In brief: In two decisions arising from the Octaviar liquidation, the High Court has given guidance on liquidators' ability to seek extensions of time for bringing voidable transaction claims. The decisions also highlight the risks of such applications. Partner Christopher Prestwich (view CV) and Lawyer Julia Baine report.
HOW DOES THIS AFFECT YOU?
The High Court has confirmed that:
- liquidators can only seek an extension of time for bringing voidable transaction claims within the three-year limitation period. It is not open to liquidators later to ask a court to vary an earlier extension order if that initial limitation period has since expired; and
- liquidators can seek 'shelf orders', extending the time for bringing voidable transaction claims against possible defendants who have not been identified at the time of the extension application.
The decisions give liquidators guidance regarding the available options if they need to seek additional time to bring voidable transaction claims. Nonetheless, the safest course for liquidators remains to bring proceedings within the three-year limitation period, as seeking an extension will add risk. In this case, the consequence for the liquidators of relying on extensions of time granted by the court and that were then successfully challenged was that the liquidators lost their ability to pursue some claims altogether.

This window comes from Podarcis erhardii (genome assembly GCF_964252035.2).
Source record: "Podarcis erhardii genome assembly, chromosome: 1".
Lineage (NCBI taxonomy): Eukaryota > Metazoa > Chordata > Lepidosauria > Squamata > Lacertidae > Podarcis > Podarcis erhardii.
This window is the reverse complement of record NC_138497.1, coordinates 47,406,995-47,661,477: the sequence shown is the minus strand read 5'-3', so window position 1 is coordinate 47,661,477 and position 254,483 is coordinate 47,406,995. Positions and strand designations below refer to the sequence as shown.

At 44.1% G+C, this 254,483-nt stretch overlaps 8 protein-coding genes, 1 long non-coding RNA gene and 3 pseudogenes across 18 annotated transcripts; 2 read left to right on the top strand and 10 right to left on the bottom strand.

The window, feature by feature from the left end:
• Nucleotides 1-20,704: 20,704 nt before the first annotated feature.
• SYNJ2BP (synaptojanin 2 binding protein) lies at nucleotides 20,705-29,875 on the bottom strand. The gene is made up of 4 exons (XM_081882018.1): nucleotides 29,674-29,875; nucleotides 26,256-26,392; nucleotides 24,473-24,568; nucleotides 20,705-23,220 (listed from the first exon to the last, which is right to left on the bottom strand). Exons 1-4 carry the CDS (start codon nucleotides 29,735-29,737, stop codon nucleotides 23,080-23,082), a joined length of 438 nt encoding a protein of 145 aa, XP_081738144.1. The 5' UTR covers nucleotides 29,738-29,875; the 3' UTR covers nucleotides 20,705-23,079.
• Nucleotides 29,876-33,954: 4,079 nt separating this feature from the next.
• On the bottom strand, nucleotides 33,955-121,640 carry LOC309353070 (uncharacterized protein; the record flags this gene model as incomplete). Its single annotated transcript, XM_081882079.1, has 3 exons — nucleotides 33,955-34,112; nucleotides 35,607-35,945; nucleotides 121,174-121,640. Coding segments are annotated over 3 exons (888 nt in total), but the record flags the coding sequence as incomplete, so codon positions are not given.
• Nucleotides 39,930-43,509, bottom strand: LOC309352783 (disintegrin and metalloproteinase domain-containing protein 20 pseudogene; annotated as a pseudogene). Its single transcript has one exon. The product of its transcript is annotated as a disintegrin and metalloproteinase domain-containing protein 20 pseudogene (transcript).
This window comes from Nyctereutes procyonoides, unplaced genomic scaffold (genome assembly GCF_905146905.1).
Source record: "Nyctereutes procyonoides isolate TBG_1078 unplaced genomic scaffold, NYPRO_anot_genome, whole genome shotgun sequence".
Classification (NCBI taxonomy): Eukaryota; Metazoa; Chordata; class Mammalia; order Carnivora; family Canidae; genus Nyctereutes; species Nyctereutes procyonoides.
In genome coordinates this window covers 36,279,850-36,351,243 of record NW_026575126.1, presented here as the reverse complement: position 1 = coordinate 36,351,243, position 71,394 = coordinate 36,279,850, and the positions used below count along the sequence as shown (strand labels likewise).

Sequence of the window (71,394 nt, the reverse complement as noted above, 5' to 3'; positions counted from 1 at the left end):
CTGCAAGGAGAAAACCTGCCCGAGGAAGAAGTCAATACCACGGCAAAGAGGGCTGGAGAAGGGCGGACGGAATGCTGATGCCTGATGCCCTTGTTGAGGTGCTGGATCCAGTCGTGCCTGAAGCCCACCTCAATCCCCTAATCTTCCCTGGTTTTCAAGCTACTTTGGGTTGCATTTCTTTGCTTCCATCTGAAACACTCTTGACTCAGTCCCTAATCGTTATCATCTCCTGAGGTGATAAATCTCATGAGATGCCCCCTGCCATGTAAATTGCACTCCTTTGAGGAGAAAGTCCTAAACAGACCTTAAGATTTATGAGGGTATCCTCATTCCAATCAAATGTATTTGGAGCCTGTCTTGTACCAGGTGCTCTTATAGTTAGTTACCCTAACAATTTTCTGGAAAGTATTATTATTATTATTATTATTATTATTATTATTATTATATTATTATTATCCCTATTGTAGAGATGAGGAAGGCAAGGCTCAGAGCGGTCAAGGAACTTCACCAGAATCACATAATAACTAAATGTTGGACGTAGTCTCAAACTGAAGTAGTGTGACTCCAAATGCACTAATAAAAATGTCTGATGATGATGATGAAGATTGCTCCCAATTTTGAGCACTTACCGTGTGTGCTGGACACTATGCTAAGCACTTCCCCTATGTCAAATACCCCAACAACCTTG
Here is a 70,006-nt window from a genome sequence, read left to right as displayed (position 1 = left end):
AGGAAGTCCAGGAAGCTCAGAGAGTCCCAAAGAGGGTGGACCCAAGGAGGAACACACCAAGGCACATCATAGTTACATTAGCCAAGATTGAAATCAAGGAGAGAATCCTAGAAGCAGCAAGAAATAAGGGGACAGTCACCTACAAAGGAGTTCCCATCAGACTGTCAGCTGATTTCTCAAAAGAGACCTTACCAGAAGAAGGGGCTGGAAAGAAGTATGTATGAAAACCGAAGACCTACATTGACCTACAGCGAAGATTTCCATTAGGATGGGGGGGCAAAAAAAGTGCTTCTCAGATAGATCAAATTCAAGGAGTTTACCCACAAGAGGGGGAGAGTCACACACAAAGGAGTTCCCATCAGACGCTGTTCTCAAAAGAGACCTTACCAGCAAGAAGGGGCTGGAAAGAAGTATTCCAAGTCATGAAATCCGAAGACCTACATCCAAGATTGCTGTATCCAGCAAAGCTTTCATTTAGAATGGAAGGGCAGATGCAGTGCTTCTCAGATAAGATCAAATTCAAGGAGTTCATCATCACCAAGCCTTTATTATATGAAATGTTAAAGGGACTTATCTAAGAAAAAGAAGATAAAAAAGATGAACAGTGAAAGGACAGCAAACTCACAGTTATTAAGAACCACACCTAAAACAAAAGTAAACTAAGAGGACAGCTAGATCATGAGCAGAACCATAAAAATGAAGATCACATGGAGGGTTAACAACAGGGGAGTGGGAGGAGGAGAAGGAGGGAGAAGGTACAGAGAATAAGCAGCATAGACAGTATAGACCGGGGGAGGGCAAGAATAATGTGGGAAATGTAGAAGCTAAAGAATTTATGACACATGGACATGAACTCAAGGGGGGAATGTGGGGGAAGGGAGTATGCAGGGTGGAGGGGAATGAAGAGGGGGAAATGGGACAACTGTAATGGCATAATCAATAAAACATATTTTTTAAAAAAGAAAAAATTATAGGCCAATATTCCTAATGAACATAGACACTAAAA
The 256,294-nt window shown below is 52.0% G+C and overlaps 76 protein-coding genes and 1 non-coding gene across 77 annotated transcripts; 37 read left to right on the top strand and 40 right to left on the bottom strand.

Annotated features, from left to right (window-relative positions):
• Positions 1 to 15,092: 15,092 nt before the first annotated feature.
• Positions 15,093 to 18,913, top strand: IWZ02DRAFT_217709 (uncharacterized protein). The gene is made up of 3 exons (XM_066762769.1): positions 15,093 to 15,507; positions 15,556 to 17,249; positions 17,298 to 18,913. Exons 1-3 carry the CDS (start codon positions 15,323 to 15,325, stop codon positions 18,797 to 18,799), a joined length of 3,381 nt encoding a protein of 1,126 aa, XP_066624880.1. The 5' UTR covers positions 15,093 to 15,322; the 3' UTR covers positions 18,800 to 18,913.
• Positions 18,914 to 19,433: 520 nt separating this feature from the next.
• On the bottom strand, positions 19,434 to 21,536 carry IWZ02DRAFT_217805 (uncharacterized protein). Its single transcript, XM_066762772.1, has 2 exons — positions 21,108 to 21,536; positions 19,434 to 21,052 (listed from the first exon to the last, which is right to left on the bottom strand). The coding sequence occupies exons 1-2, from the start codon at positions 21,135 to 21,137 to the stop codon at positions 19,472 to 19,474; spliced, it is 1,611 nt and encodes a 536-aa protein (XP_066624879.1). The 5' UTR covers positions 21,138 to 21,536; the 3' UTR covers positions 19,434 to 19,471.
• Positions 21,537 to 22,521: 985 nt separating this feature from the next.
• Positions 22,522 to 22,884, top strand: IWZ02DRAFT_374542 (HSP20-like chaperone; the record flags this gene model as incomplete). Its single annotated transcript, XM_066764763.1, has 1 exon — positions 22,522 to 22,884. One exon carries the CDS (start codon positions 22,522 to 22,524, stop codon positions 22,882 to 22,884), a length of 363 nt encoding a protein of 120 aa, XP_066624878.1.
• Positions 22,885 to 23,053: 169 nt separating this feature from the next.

CAN THE COURT VARY AN EARLIER EXTENSION ORDER FOR VOIDABLE TRANSACTION CLAIMS?
In recent years, it has not been unusual for liquidators to seek additional time to bring unfair preference or uncommercial transaction claims. Liquidators might, for example, need additional time to investigate the claims or to arrange litigation funding to meet the costs of the proceedings.
While there is a three-year limitation period for bringing voidable transactions claims, section 588FF(3)(b) of the Corporations Act allows the court to extend that period on application by the liquidator during that period. In this case, before the expiry of the limitation period, the Octaviar liquidators obtained a four-month extension. Shortly before expiry of that extension, the Octaviar liquidators made another application to the court, and obtained orders varying the earlier extension orders and extending the period for bringing claims by another six months. This second application was obtained not under s588FF, but using the court's apparent procedural powers to vary its earlier orders.
When the proceedings were eventually served on the defendants, they challenged that six-month extension, on the basis that the Corporations Act only permits extensions of time to be made during the limitation period. The liquidators argued that the court rules permit a variation of earlier orders, and that provided a means by which the limitation period could be further extended, even after the three-year period had passed.